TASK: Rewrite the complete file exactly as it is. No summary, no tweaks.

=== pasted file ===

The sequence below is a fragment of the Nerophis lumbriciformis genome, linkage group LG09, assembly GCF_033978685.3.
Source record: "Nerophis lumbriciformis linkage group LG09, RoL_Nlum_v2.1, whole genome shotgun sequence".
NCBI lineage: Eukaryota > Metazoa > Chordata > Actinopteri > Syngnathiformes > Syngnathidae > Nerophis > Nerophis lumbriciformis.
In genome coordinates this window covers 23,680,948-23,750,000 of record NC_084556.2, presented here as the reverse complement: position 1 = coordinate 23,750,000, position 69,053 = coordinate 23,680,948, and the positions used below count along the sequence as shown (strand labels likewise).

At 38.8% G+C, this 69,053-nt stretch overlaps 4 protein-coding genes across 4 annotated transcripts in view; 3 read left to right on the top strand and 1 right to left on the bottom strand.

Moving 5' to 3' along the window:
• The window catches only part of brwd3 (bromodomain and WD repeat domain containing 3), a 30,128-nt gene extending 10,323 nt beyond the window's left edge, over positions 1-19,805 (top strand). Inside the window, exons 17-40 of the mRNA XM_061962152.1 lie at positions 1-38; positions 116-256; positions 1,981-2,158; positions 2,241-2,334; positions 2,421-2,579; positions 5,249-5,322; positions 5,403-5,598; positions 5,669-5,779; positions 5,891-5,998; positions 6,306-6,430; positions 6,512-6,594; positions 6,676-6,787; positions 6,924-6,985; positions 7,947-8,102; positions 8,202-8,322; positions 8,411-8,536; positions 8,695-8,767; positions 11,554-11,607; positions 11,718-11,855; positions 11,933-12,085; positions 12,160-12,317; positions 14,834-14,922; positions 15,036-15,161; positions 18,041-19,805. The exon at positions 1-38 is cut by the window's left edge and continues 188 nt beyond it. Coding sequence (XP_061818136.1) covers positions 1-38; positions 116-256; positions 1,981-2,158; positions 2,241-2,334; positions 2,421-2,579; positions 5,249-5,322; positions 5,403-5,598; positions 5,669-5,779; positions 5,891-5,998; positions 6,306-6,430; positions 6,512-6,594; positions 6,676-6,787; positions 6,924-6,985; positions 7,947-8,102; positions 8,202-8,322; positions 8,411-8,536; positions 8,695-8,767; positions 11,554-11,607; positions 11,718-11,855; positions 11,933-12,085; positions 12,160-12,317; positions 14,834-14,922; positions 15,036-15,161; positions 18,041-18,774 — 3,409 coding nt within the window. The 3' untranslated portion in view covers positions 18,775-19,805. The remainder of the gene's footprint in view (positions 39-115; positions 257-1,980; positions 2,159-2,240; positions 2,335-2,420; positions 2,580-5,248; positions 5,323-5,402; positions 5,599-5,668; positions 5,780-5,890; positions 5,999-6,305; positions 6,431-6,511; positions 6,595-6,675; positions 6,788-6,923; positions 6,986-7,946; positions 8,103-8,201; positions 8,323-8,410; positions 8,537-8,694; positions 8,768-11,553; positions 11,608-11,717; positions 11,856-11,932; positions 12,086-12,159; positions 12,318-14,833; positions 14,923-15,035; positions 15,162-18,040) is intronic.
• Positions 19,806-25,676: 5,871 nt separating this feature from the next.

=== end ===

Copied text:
The sequence below is a fragment of the Nerophis lumbriciformis genome, linkage group LG09, assembly GCF_033978685.3.
Source record: "Nerophis lumbriciformis linkage group LG09, RoL_Nlum_v2.1, whole genome shotgun sequence".
NCBI lineage: Eukaryota > Metazoa > Chordata > Actinopteri > Syngnathiformes > Syngnathidae > Nerophis > Nerophis lumbriciformis.
In genome coordinates this window covers 23,680,948-23,750,000 of record NC_084556.2, presented here as the reverse complement: position 1 = coordinate 23,750,000, position 69,053 = coordinate 23,680,948, and the positions used below count along the sequence as shown (strand labels likewise).

At 38.8% G+C, this 69,053-nt stretch overlaps 4 protein-coding genes across 4 annotated transcripts in view; 3 read left to right on the top strand and 1 right to left on the bottom strand.

Moving 5' to 3' along the window:
• The window catches only part of brwd3 (bromodomain and WD repeat domain containing 3), a 30,128-nt gene extending 10,323 nt beyond the window's left edge, over positions 1-19,805 (top strand). Inside the window, exons 17-40 of the mRNA XM_061962152.1 lie at positions 1-38; positions 116-256; positions 1,981-2,158; positions 2,241-2,334; positions 2,421-2,579; positions 5,249-5,322; positions 5,403-5,598; positions 5,669-5,779; positions 5,891-5,998; positions 6,306-6,430; positions 6,512-6,594; positions 6,676-6,787; positions 6,924-6,985; positions 7,947-8,102; positions 8,202-8,322; positions 8,411-8,536; positions 8,695-8,767; positions 11,554-11,607; positions 11,718-11,855; positions 11,933-12,085; positions 12,160-12,317; positions 14,834-14,922; positions 15,036-15,161; positions 18,041-19,805. The exon at positions 1-38 is cut by the window's left edge and continues 188 nt beyond it. Coding sequence (XP_061818136.1) covers positions 1-38; positions 116-256; positions 1,981-2,158; positions 2,241-2,334; positions 2,421-2,579; positions 5,249-5,322; positions 5,403-5,598; positions 5,669-5,779; positions 5,891-5,998; positions 6,306-6,430; positions 6,512-6,594; positions 6,676-6,787; positions 6,924-6,985; positions 7,947-8,102; positions 8,202-8,322; positions 8,411-8,536; positions 8,695-8,767; positions 11,554-11,607; positions 11,718-11,855; positions 11,933-12,085; positions 12,160-12,317; positions 14,834-14,922; positions 15,036-15,161; positions 18,041-18,774 — 3,409 coding nt within the window. The 3' untranslated portion in view covers positions 18,775-19,805. The remainder of the gene's footprint in view (positions 39-115; positions 257-1,980; positions 2,159-2,240; positions 2,335-2,420; positions 2,580-5,248; positions 5,323-5,402; positions 5,599-5,668; positions 5,780-5,890; positions 5,999-6,305; positions 6,431-6,511; positions 6,595-6,675; positions 6,788-6,923; positions 6,986-7,946; positions 8,103-8,201; positions 8,323-8,410; positions 8,537-8,694; positions 8,768-11,553; positions 11,608-11,717; positions 11,856-11,932; positions 12,086-12,159; positions 12,318-14,833; positions 14,923-15,035; positions 15,162-18,040) is intronic.
• Positions 19,806-25,676: 5,871 nt separating this feature from the next.